Thursday, November 1, 2012

Names and transcription

I suspect every transcription service handles patients' names differently.

For example, in my current transcription, I always start my transcriptions by saying, "Mr. Smith is a 45 year old man..." and then when I read over the transcript, it's always been changed to "The patient is a 45 year old man..." I have no idea why this is.

At another clinic where I worked, I would always spell out the entire name before transcribing, since I thought the transcriber might not have the patient's name automatically available, so having the spelling might help.

One day, I found out differently:

The patient's last name was really long. Like, a long name hyphenated to another long name. So long that in the printout, the patient's first name, Catherine, got cut off. So it looked like:

NAME: Longname-Secondlongname, Catheri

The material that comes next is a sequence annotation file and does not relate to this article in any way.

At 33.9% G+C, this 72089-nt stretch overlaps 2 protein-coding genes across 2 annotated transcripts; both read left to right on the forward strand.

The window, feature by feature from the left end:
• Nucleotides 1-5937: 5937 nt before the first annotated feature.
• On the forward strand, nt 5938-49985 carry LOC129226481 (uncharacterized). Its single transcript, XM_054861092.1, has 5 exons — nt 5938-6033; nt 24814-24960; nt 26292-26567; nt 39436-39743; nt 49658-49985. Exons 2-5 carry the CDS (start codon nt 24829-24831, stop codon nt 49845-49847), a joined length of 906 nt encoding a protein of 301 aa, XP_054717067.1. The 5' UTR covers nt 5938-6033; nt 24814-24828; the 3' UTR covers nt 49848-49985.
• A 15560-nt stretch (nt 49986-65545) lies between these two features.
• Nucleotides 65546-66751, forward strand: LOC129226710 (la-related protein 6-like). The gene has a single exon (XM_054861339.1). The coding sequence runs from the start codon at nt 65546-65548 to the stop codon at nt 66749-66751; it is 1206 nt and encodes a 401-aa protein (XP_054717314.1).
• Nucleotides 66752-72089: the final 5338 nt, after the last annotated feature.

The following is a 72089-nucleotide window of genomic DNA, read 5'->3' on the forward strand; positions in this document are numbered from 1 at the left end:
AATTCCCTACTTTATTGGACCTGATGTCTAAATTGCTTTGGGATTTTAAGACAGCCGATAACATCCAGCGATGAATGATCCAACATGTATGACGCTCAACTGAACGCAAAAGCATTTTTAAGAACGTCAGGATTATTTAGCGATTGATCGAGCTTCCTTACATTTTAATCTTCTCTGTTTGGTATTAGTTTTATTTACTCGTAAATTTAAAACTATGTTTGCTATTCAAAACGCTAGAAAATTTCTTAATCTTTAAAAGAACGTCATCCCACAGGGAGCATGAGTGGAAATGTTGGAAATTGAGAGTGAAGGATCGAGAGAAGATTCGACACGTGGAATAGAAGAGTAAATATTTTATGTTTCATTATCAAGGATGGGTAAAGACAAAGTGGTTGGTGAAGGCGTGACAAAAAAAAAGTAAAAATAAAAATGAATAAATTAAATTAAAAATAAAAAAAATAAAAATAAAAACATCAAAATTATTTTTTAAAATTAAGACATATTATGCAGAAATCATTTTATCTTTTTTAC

Then all through the dictation, every time I referred to Catherine, it was written as Catheri:

Catheri is a 12 year old girl with a history of....

So obviously the transcriber does not care that I spelled out CATHERINE and even said it during the dictation. They just took whatever first name was printed out for them and inserted it into their transcription.

Good to know.


  1. I've noticed that too, I always start with "Ms. Smith is a 69 year old lady" and it changes it to "the patient is a 69 year old lady." No idea why that is.

  2. A lot of transcriptions use templates and just fill in age and gender which is why you get "The patient" instead of Mr. Smith.

  3. My favorite transcription error is still the one where, "a patchy area of infiltrate in the right lower lobe" came out in translation as "an Apache arrow infiltrates the right lower lobe." That patient had more problems than his pneumonia. Tricia